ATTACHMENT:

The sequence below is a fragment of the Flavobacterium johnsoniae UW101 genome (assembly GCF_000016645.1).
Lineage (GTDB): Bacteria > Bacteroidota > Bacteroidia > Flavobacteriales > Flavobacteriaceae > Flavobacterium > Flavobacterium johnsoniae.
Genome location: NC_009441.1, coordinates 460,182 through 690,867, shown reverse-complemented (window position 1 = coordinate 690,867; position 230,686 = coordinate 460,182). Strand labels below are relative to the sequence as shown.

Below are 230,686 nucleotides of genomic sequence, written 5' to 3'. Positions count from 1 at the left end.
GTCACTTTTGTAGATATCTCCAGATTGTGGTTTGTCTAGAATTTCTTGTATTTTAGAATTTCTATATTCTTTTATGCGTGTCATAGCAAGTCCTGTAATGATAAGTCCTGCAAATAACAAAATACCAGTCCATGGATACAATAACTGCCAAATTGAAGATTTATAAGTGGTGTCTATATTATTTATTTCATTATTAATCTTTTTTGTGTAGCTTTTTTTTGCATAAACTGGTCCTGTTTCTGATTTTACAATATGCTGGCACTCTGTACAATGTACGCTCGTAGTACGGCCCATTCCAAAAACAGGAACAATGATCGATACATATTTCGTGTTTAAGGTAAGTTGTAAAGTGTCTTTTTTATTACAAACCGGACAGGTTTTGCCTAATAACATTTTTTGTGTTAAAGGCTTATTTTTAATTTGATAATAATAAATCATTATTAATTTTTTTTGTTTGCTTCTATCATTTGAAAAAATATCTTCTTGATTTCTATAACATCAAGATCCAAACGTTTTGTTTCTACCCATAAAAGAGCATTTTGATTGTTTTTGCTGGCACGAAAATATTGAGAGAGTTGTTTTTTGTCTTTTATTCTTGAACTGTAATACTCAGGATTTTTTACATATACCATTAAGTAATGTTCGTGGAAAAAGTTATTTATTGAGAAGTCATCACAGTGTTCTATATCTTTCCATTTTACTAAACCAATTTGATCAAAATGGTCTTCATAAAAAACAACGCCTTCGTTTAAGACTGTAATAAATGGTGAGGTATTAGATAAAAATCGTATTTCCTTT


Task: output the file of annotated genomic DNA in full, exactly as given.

The sequence below is a fragment of the Flavobacterium johnsoniae UW101 genome (assembly GCF_000016645.1).
Lineage (GTDB): Bacteria > Bacteroidota > Bacteroidia > Flavobacteriales > Flavobacteriaceae > Flavobacterium > Flavobacterium johnsoniae.
Genome location: NC_009441.1, coordinates 460,182 through 690,867, shown reverse-complemented (window position 1 = coordinate 690,867; position 230,686 = coordinate 460,182). Strand labels below are relative to the sequence as shown.

Below are 230,686 nucleotides of genomic sequence, written 5' to 3'. Positions count from 1 at the left end.
GTCACTTTTGTAGATATCTCCAGATTGTGGTTTGTCTAGAATTTCTTGTATTTTAGAATTTCTATATTCTTTTATGCGTGTCATAGCAAGTCCTGTAATGATAAGTCCTGCAAATAACAAAATACCAGTCCATGGATACAATAACTGCCAAATTGAAGATTTATAAGTGGTGTCTATATTATTTATTTCATTATTAATCTTTTTTGTGTAGCTTTTTTTTGCATAAACTGGTCCTGTTTCTGATTTTACAATATGCTGGCACTCTGTACAATGTACGCTCGTAGTACGGCCCATTCCAAAAACAGGAACAATGATCGATACATATTTCGTGTTTAAGGTAAGTTGTAAAGTGTCTTTTTTATTACAAACCGGACAGGTTTTGCCTAATAACATTTTTTGTGTTAAAGGCTTATTTTTAATTTGATAATAATAAATCATTATTAATTTTTTTTGTTTGCTTCTATCATTTGAAAAAATATCTTCTTGATTTCTATAACATCAAGATCCAAACGTTTTGTTTCTACCCATAAAAGAGCATTTTGATTGTTTTTGCTGGCACGAAAATATTGAGAGAGTTGTTTTTTGTCTTTTATTCTTGAACTGTAATACTCAGGATTTTTTACATATACCATTAAGTAATGTTCGTGGAAAAAGTTATTTATTGAGAAGTCATCACAGTGTTCTATATCTTTCCATTTTACTAAACCAATTTGATCAAAATGGTCTTCATAAAAAACAACGCCTTCGTTTAAGACTGTAATAAATGGTGAGGTATTAGATAAAAATCGTATTTCCTTT